It is important to measure not only the total cholesterol but also its composition—the ratio between good (high-density lipids) and bad cholesterol (low-density lipids).
The general cholesterol test does not give information about the proportions. Sometimes the total cholesterol value does not exceed the norm, but the ratio between the good and the bad cholesterol is unbalanced. Therefore, every patient would benefit from a lipid profile test, which enables an accurate evaluation of the cholesterol balance in the body.

FAQ (frequently asked questions)

A well-balanced diet, regular physical activity, breaking bad habits and reducing stress—all of these balance the body and helps restore the ratio of blood lipids and decrease cholesterol concentration. Regular cholesterol screenings enable the doctor and patient to detect the onset of the disease and start the treatment in time.

About 2/3 of cholesterol is produced by the body itself, the rest is gained with food. Increases in cholesterol are linked to excessive consumption of saturated animal fats, thus, it is possible to decrease cholesterol concentration by correcting the diet. 

  • choose lean meat;
  • eat more vegetables and fruit as they do not have cholesterol;
  • choose lean dairy products;
  • replace frying with stewing;
  • avoid high-sugar foods;
  • drink enough liquids;
  • eat dark rye bread with grains;
  • choose vegetable oil (avoid coconut and palm oil);
  • include more fish products, as omega-3 acid in fish helps maintain good cardiovascular system function;
  • choose soy products, oats, barley and other whole grains;
  • eat nuts as they are rich in plant-based protein;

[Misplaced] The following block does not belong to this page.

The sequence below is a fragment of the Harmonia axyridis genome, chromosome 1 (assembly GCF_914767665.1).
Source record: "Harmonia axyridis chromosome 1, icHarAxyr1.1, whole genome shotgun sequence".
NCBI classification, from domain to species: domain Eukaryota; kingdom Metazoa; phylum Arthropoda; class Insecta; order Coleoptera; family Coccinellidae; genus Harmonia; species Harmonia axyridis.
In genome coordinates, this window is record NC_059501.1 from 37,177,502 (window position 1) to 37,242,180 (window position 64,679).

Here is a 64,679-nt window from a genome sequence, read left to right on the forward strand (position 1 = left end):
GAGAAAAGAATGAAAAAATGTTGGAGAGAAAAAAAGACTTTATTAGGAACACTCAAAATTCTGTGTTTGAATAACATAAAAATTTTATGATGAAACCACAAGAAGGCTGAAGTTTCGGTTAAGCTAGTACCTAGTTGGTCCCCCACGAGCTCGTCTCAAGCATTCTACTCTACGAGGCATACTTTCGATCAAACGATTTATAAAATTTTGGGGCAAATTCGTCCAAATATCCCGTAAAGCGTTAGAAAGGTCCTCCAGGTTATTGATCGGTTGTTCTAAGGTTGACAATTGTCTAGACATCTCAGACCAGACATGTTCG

• incorporate products rich in unsaturated fat (olives, avocados, sunflower seeds);
  • eat foods low in salt;
  • eat avocados as they help increase the levels of good cholesterol and decrease the levels of bad cholesterol.
  • cheese (fermented)
  • mayonnaise
  • caviar
  • yolks (in chicken eggs)
  • butter
  • sour cream
  • salo (bacon), lard, cracklings

There are some myths that cholesterol-lowering medications are very harmful. The truth is, side effects are very rare. According to the cardiologists at our Centre, the benefit of using the medication greatly exceeds the risk of side effects. When prescribing cholesterol-lowering drugs, doctors prescribe periodic blood tests to ensure that taking a particular medication is safe for that person. The consequences of dyslipidemia left untreated can be fatal, therefore, cooperation between the doctor and patient and mutual effort to stop the disease from progressing are absolutely necessary. 

Medication is prescribed based on the cholesterol test results and on how much the cholesterol level has to be brought down; concurrent diseases are also taken into account. Sometimes the use of cholesterol medication is temporary and can be discontinued once the disease which caused the lipid imbalance is cured. However, patients who have chronic incurable diseases might have to take medication all their lives.

Even whilst on medication, it is crucial that the patients change their lifestyle and make healthier choices: watch their diet, be physically active, quit habits damaging the cardiovascular system, such as smoking and alcohol use. These measures help mitigate cholesterol imbalance.

Please do not postpone important decisions - take care of yourself now!